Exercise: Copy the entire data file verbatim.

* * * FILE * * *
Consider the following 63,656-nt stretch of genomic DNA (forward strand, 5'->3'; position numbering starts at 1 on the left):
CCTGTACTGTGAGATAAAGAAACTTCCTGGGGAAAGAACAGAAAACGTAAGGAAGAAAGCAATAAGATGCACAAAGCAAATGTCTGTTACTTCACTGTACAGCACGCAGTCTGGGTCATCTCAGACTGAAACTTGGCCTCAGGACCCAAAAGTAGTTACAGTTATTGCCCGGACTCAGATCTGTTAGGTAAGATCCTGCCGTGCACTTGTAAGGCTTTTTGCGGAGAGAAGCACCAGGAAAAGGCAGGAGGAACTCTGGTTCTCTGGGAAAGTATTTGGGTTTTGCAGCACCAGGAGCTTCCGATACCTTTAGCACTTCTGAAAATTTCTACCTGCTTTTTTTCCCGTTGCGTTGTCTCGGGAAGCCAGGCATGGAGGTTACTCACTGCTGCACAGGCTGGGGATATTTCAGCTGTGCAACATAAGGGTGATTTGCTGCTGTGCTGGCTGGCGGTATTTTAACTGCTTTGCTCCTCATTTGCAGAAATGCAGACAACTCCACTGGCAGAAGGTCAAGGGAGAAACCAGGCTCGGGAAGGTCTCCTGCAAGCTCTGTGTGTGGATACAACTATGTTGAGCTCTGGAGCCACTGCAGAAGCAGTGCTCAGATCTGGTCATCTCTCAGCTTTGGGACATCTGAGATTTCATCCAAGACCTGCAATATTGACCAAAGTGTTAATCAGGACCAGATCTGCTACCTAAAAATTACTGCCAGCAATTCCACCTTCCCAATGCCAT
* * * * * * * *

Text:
Consider the following 63,656-nt stretch of genomic DNA (forward strand, 5'->3'; position numbering starts at 1 on the left):
CCTGTACTGTGAGATAAAGAAACTTCCTGGGGAAAGAACAGAAAACGTAAGGAAGAAAGCAATAAGATGCACAAAGCAAATGTCTGTTACTTCACTGTACAGCACGCAGTCTGGGTCATCTCAGACTGAAACTTGGCCTCAGGACCCAAAAGTAGTTACAGTTATTGCCCGGACTCAGATCTGTTAGGTAAGATCCTGCCGTGCACTTGTAAGGCTTTTTGCGGAGAGAAGCACCAGGAAAAGGCAGGAGGAACTCTGGTTCTCTGGGAAAGTATTTGGGTTTTGCAGCACCAGGAGCTTCCGATACCTTTAGCACTTCTGAAAATTTCTACCTGCTTTTTTTCCCGTTGCGTTGTCTCGGGAAGCCAGGCATGGAGGTTACTCACTGCTGCACAGGCTGGGGATATTTCAGCTGTGCAACATAAGGGTGATTTGCTGCTGTGCTGGCTGGCGGTATTTTAACTGCTTTGCTCCTCATTTGCAGAAATGCAGACAACTCCACTGGCAGAAGGTCAAGGGAGAAACCAGGCTCGGGAAGGTCTCCTGCAAGCTCTGTGTGTGGATACAACTATGTTGAGCTCTGGAGCCACTGCAGAAGCAGTGCTCAGATCTGGTCATCTCTCAGCTTTGGGACATCTGAGATTTCATCCAAGACCTGCAATATTGACCAAAGTGTTAATCAGGACCAGATCTGCTACCTAAAAATTACTGCCAGCAATTCCACCTTCCCAATGCCAT